Friendship Day is something we are supposed to have grown out of. Now that we know about Hallmark and Archies and the big bad capitalist machine. And to an extent, we have. It is because I am more aware of how loaded the word 'friendship' is that I feel awkward when people send me the inevitable Happy-Friendship-Day texts and tag me in pictures of heart-bearing animals on Facebook. They haven't outgrown school, we think, and shake our heads. But the truth is, they have. And I have. Outgrown. We were, all of us, sitting around the table in the Wendy House once, friends and acquaintances and the weird girls from Hindi class alike, and someone must have slipped us a piece of Alice's cake because we sprouted up like beanstalks, smashing the roof and walls like towering infernos. Today we are gigantically awkward and stupid things, and the ones who remember Friendship Day are the ones with their feet still among the wreckage of the tea party. The rest of us loom outside, wondering how we'd ever been little enough to fit in there to begin with. A little sad, a little glad. A little wiser, but maybe in a way that wasn't necessary at all.

Sunday, 10 April 2011

The Power of Flight

"Remember, my son, to take the middle path. Do not go too high for the sun will scorch you. Venture too low and the surf will drench you. Remember that we are mortal men, and man was not made to fly. Do not tempt the gods. They kill us for their sport."

Father and son stood in the square stone cell and the old man's hands hovered once again over the complex apparatus strapped to the boy's back. He was frowning. The boy wondered why, but he knew better than to ask. Abruptly, the old man turned away, climbed on to the narrow casement and, hesitating a moment before that patch of infinite blue, threw himself forward and disappeared. The boy waited. Almost immediately, the familiar silhouette reappeared, the wings unfurled to catch a current. The man dipped in a low arc and began to fly west, away from the island. The boy had been prepared for this. He crouched on the ledge, looking down at rocks sharp enough to tear a man's flesh. He was falling, dreaming that he was falling, falling, and then-

He was dreaming. He was weightless, a bubble of air and light halfway between the sky and the sea. His eyes were gilded with light. He was not real. Where were his human hands, his human feet, his ungainly human bones? All he was conscious of were the muscles between his shoulder blades flexing instinctively, their dormant power bearing him along on the crest of the wind. The wings, larger than his body from tip to tip, were real, compellingly alive.

His wings. He remembered- the evenings spent at the work table, the bloodless feathers and wax. But, they were his wings. They had been growing there on his body down all the ages of man. I'm flying, the boy told himself. I'm flying, he announced to the sun and the impassive sea. I'm flying! he cried aloud, and there was no one to see or hear.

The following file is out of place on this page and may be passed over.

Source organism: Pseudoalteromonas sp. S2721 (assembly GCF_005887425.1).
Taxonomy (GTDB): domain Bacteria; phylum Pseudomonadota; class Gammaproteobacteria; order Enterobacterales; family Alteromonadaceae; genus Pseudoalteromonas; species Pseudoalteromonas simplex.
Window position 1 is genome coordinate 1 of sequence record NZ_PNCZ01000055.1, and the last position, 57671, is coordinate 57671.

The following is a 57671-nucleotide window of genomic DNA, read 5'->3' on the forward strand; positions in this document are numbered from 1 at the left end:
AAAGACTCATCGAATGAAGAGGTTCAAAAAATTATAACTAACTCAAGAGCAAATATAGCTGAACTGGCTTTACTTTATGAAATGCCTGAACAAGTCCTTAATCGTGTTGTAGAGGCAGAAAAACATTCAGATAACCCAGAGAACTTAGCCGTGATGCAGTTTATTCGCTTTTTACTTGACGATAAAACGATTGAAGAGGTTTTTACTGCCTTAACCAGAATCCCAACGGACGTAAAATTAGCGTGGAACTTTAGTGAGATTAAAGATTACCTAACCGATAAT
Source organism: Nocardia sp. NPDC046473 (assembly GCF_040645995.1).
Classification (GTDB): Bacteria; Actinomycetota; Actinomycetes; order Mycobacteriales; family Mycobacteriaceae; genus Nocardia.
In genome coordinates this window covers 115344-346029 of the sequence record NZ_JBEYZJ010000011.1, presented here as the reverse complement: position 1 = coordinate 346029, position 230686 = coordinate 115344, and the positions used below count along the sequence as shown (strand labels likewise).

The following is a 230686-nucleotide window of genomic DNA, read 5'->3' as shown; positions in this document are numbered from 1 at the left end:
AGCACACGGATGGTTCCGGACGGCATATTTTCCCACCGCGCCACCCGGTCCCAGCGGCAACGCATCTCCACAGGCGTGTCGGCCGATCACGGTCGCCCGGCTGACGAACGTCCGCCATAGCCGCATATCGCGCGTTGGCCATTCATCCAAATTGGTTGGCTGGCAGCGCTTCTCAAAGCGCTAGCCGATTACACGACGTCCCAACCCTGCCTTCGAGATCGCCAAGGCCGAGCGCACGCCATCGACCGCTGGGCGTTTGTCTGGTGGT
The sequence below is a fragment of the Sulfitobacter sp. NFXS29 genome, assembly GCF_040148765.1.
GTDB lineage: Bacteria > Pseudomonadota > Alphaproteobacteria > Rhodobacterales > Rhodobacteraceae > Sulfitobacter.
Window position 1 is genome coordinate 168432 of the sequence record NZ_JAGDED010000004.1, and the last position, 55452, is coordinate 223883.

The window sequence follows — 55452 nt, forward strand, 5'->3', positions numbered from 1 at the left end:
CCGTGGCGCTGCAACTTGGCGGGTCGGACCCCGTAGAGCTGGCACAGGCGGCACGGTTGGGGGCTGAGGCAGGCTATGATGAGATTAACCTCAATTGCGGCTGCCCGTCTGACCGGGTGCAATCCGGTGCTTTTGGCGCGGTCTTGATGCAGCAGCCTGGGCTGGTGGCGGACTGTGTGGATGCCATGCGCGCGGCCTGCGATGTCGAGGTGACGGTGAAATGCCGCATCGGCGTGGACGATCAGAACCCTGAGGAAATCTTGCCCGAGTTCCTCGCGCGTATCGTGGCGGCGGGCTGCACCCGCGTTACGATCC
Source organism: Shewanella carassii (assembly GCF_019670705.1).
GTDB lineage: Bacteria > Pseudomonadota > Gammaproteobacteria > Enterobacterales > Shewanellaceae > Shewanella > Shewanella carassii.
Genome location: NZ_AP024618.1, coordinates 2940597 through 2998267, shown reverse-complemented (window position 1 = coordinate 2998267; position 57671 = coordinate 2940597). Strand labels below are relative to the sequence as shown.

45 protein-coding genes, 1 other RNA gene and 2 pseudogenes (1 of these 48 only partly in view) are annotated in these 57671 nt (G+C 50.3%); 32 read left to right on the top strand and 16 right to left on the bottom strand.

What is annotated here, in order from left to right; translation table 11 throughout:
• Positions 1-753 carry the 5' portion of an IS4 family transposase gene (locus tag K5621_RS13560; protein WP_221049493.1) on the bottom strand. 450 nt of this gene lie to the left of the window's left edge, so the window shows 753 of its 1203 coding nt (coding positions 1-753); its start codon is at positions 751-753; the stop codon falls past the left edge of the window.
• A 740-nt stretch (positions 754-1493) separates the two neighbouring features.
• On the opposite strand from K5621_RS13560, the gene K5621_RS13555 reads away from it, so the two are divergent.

The gong of bells down below. A ship. Men scurried on the deck, straining in the galleys, hoisting sails, seagulls circling the main mast. Their shrieks and the splash of oars drifted up to the boy across the chasm of air and distance. It was a hot day. The men did not look up. They did not see the dark shape soaring against the white cloudbank, calling to them in vain. The boy was confused. These were men, men like him, and yet not like him. They struggled with their wooden tubs and sweated and cursed, while he flew and danced and dreamed in a world of silken blue sky and living air. He called, but no one heard him, except the youngest lad on board who was on duty in the crow's nest and looked up with a feeling he tried to explain to the other sailors but could not.

The boy flew on. The everchanging waves, tipped with foam, rolled below him. The sky was calm, with only mild gusts that kept him on a steady course. Patches of island appeared where they should; sea birds darted at fish and went about their business. The boy watched them squabbling for morsels, preening their feathers, hardly sparing him a glance. And he knew then that his father had been wrong. He was a mortal man, not a bird, and mortal men were meant to fly. He was not a beast of the air like the gull or the carrion fowl who flew to scramble after fish and worms. He was a man. He could feel. Joy and fear and wonder. The thrill of creating history. Man, more than any other creature, was born to fly because only He could understand the beauty of it. And he was living evidence of this hidden truth. But it could not, it must not stay hidden. The secret had to be shared. He knew that he had been chosen by history to make the start.